The LegalNewsline article goes on to state, “According to the Judicial Council of California, in the past five years, the court system’s budget was cut by more than $1 billion. In the same period, the court system lost about 65 percent of the funds it receives from the state’s general fund. More than 114 court rooms and 22 court houses were closed, and 30 courts have reduced their hours.”
To put this in perspective, the Superior Court of Los Angeles County maintains the state’s largest court system and it continues to experience some of the deepest funding cuts. And recently, the Superior Court announced its plan to eliminate 511 more positions. As a result, 177 people lost their jobs and 139 people were demoted to previously held positions. An additional 223 people were reassigned to new locations.
This, of course, can be explained by the state’s post-2008 budget crisis or the fact that the end result of Proposition 220, an initiative approved by voters in 1998, consolidating all the various county courts into one statewide system for “greater efficiency” just hasn’t worked.
After the superior court system was merged to create these better efficiencies, the Administrative Office of the Courts spent some $450 million on a computer software system that never worked and was abandoned a few years ago. So our cherished system of local justice was sacrificed to bad management and budget deficits.
Now the Administrative Office of the Courts, which has charge of the 51 court houses statewide has to decide what to do with them. Many people here on Sixth Street and around San Pedro are wondering, “What’s next?”
After hearing for weeks from our local city council office that the matter is “out of their hands,” I decided to call Los Angeles County Supervisor Don Knabe’s office to ask the question. I finally got through to his communications specialist Cheryl Burnett.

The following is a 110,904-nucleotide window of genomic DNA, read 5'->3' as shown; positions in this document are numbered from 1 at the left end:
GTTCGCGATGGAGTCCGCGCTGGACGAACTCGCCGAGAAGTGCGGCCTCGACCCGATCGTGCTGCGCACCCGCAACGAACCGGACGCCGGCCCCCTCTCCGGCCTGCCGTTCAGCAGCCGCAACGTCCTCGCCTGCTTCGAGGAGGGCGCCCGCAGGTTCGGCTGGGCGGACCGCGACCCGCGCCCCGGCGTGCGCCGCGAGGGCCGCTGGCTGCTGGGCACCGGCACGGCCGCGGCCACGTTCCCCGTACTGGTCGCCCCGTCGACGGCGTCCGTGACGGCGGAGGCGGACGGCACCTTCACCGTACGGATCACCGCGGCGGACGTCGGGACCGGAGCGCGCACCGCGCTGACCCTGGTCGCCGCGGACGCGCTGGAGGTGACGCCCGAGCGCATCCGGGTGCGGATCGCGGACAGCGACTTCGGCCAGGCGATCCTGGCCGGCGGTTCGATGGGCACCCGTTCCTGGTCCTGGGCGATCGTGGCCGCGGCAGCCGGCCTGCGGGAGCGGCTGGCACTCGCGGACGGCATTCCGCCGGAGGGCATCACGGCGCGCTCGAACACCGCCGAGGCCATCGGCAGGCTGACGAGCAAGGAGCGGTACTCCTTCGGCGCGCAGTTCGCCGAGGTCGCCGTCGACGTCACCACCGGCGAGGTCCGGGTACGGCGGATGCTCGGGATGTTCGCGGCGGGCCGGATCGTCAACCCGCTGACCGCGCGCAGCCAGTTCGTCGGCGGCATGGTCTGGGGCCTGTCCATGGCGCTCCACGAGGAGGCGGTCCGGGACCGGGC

“The county is currently exploring all of the options on the former San Pedro Courthouse building with the [Administrative Office of the Courts], including county purchase,” she replied. “No action has been taken, nor has decision on the future use of the property.”
However, on further questioning Burnett did say that the county ordered an independent appraisal on the property, which came back valued at $3.4 million. The county has the first right of refusal if it goes up for sale.
The Administrative Office of the Courts similarly says that, “the courthouse is not being sold and not being auctioned,” at this point. It’s clear that the pressure on the Administrative Office of the Courts to do something with these vacant court houses is going to mount as time goes on and that they either have to reopen the courts or get rid of them. The question for communities like San Pedro all over the state is, “What do you do with an empty court house?”
I have heard a few bright ideas, but I’d like to hear from you on this issue. We have posted a poll on our website at www.randomlengthsnews.com. Tell us what you think.
(James Preston Allen is the publisher of the popular Random Lengths news and an occasional contributor to CityWatch. He can be reached at: firstname.lastname@example.org )
Vol 12 Issue 50
Pub: June 20, 2014